Greenwood Divorce Lawyer, Mississippi


Includes: Alimony & Spousal Support

Deshandra Lalayne Ross

Motor Vehicle, Child Support, Criminal
Status:  In Good Standing           Licensed:  24 Years

Lori M Bell

Traffic, Divorce & Family Law, Bankruptcy, Medical Malpractice
Status:  In Good Standing           Licensed:  16 Years

Angela D Turner-Kimbrough

Wrongful Termination, Divorce, Criminal
Status:  In Good Standing           Licensed:  18 Years

Andrew James Kilpatrick

Construction, Divorce, Civil & Human Rights, Credit & Debt
Status:  In Good Standing           
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James K Littleton

Divorce & Family Law, Accident & Injury
Status:  In Good Standing           Licensed:  23 Years

George S Whitten

Child Custody
Status:  In Good Standing           Licensed:  57 Years

Katherine P Stuckey

Commercial Real Estate, Electronic Commerce, Criminal, Collection, Guardianships & Conservatorships
Status:  In Good Standing           Licensed:  31 Years

Waldo Sterling Stuckey

Commercial Real Estate, Guardianships & Conservatorships, Criminal, Bankruptcy, Estate
Status:  In Good Standing           Licensed:  50 Years

Billy B. Bowman

Real Estate, Lawsuit & Dispute, Divorce & Family Law, Business
Status:  In Good Standing           Licensed:  51 Years

Billy Burton Bowman

Real Estate, Lawsuit & Dispute, Divorce & Family Law, Business
Status:  In Good Standing           Licensed:  51 Years

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Free Help: Use This Form or Call 800-943-8690

Member Representative

Call me for fastest results!
800-943-8690

Free Help: Use This Form or Call 800-943-8690

By submitting this lawyer request, I confirm I have read and agree to the Consent to Receive Email, Phone, Text Messages, Terms of Use, and Privacy Policy. Information provided is not privileged or confidential.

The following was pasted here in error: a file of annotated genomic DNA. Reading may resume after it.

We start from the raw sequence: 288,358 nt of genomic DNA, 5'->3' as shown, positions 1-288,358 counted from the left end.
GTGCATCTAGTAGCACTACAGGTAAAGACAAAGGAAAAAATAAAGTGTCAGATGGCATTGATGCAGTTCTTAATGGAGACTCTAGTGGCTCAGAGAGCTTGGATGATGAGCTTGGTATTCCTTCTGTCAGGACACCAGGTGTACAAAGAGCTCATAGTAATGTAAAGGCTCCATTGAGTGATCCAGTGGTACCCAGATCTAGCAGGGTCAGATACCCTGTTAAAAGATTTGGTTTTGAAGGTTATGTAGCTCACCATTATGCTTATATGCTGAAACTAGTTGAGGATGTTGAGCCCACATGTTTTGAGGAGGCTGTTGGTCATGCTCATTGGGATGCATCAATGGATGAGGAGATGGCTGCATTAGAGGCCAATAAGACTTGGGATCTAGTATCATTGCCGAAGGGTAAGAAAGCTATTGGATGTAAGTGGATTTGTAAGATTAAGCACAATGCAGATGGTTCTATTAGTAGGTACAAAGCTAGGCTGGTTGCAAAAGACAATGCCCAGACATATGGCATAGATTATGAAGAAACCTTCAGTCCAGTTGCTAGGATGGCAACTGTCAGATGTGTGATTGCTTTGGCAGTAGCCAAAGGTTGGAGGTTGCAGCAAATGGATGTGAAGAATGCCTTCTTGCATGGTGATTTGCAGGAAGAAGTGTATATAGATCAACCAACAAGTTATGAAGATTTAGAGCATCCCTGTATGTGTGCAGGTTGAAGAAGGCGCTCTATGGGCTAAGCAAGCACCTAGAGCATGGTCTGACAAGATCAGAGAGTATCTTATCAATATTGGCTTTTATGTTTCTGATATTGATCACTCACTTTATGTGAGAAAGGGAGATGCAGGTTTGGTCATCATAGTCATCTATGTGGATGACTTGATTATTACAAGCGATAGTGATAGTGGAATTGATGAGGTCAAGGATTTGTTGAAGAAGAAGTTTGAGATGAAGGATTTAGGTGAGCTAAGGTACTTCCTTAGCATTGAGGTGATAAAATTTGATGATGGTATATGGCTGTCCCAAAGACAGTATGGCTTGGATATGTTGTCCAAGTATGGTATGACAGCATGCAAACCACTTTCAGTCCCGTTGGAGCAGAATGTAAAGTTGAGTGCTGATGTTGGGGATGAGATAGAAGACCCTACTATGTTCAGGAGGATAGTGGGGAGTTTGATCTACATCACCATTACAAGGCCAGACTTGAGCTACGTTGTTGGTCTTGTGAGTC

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LEGAL TERMS

EMANCIPATION

The act of freeing someone from restraint or bondage. For example, on January 1, 1863, slaves in the confederate states were declared free by an executive order... (more...)
The act of freeing someone from restraint or bondage. For example, on January 1, 1863, slaves in the confederate states were declared free by an executive order of President Lincoln, known as the 'Emancipation Proclamation.' After the Civil War, this emancipation was extended to the entire country and made law by the ratification of the thirteenth amendment to the Constitution. Nowadays, emancipation refers to the point at which a child is free from parental control. It occurs when the child's parents no longer perform their parental duties and surrender their rights to the care, custody and earnings of their minor child. Emancipation may be the result of a voluntary agreement between the parents and child, or it may be implied from their acts and ongoing conduct. For example, a child who leaves her parents' home and becomes entirely self-supporting without their objection is considered emancipated, while a child who goes to stay with a friend or relative and gets a part-time job is not. Emancipation may also occur when a minor child marries or enters the military.

PALIMONY

A non-legal term coined by journalists to describe the division of property or alimony-like support given by one member of an unmarried couple to the other afte... (more...)
A non-legal term coined by journalists to describe the division of property or alimony-like support given by one member of an unmarried couple to the other after they break up.

IN CAMERA

Latin for 'in chambers.' A legal proceeding is 'in camera' when a hearing is held before the judge in her private chambers or when the public is excluded from t... (more...)